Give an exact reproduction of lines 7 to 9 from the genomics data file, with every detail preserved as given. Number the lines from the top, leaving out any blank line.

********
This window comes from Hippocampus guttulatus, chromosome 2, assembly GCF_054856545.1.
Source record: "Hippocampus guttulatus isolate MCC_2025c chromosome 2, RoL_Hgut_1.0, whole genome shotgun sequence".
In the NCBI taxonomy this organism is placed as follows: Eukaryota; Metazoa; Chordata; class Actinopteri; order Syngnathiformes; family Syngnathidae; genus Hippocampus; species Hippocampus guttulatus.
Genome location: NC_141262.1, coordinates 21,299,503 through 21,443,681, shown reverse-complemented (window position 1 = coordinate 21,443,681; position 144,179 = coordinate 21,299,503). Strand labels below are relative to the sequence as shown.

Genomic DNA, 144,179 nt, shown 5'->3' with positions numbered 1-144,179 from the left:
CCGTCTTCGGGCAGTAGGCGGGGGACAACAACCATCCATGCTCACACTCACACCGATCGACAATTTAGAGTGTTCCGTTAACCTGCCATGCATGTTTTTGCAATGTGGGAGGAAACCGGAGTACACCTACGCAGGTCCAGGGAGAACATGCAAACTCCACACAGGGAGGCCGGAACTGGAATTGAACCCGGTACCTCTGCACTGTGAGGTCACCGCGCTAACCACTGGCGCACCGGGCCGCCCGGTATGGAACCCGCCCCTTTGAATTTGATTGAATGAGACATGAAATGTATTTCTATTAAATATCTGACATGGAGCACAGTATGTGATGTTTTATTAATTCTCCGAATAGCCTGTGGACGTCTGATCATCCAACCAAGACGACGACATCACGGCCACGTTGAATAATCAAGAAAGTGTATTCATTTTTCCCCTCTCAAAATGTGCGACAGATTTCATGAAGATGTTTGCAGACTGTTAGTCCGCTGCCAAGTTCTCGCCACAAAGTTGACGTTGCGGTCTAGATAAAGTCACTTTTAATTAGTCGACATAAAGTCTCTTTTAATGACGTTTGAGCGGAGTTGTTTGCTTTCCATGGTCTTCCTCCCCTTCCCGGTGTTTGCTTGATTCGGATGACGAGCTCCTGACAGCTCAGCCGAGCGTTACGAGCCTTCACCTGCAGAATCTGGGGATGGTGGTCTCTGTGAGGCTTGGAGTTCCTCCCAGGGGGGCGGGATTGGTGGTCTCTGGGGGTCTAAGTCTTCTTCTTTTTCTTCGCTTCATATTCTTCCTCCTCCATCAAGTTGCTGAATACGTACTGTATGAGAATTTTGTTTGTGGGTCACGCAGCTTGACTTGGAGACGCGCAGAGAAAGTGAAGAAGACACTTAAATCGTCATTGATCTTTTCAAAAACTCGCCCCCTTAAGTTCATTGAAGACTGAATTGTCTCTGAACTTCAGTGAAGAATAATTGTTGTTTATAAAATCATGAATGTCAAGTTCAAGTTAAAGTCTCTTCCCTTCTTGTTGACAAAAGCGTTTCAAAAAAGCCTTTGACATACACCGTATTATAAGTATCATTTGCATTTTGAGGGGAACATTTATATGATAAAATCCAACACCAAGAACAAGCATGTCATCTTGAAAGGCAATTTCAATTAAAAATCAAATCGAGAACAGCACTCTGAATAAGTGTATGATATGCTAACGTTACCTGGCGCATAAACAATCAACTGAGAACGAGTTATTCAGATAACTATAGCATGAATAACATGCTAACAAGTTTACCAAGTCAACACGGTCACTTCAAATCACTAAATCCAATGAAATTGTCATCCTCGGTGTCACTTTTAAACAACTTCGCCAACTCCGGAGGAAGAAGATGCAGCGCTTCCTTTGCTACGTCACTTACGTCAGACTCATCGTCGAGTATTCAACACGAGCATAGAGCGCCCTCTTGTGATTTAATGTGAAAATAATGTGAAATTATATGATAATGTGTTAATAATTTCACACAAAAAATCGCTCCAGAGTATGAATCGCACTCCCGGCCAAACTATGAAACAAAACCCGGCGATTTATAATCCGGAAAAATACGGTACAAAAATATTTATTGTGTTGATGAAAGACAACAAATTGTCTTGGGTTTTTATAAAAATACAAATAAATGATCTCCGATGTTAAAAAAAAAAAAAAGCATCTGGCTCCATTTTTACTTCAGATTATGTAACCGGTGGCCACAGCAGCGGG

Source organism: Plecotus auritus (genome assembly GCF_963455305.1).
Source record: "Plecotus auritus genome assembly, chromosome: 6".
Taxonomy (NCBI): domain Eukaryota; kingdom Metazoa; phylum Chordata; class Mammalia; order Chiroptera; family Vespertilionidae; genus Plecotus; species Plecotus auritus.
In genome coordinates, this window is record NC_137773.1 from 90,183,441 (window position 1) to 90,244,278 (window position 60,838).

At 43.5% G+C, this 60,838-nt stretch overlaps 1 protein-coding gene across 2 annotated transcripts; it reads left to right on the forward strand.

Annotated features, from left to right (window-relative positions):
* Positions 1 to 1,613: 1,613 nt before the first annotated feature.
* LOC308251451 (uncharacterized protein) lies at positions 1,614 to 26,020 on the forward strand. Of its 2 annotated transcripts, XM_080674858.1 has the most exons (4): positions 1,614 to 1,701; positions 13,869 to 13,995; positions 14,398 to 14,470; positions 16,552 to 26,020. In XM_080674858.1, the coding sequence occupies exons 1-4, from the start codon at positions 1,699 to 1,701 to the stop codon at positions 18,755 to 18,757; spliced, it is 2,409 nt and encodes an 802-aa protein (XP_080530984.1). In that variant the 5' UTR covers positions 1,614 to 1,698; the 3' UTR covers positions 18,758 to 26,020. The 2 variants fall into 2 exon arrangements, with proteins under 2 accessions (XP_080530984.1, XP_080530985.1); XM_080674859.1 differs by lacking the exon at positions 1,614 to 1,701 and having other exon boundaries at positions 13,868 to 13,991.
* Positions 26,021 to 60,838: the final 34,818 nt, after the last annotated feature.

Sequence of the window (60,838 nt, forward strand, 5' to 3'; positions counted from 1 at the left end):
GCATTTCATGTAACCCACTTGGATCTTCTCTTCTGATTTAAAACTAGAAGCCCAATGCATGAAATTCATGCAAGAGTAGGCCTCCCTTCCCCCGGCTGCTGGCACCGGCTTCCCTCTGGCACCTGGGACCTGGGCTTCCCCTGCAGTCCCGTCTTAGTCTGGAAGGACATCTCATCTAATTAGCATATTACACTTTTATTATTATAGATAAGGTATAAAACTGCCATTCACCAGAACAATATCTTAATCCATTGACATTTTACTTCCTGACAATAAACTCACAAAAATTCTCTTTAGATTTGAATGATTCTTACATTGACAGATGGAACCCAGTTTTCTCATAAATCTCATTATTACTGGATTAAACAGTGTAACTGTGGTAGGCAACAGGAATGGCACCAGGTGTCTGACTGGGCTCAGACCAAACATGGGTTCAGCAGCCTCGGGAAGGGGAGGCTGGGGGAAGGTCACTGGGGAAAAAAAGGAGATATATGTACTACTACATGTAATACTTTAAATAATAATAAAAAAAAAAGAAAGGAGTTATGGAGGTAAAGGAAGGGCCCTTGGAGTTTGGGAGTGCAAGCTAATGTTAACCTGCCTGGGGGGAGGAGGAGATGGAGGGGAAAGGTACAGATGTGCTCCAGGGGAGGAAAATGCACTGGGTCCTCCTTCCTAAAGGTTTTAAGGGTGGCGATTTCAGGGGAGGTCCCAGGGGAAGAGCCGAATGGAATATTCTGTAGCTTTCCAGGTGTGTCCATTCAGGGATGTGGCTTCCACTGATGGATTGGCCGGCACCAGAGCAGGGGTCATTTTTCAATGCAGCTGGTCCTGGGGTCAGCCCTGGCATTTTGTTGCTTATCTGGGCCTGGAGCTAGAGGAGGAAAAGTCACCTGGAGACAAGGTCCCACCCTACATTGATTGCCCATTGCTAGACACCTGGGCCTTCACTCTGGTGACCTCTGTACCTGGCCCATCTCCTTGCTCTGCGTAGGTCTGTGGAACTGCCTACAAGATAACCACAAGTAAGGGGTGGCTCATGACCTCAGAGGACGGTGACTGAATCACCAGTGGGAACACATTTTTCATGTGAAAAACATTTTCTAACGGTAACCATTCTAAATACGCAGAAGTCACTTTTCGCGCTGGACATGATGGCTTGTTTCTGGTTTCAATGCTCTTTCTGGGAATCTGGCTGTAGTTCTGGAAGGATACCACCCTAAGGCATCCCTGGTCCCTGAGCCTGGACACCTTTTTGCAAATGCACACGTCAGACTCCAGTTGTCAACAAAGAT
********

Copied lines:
Source organism: Plecotus auritus (genome assembly GCF_963455305.1).
Source record: "Plecotus auritus genome assembly, chromosome: 6".
Taxonomy (NCBI): domain Eukaryota; kingdom Metazoa; phylum Chordata; class Mammalia; order Chiroptera; family Vespertilionidae; genus Plecotus; species Plecotus auritus.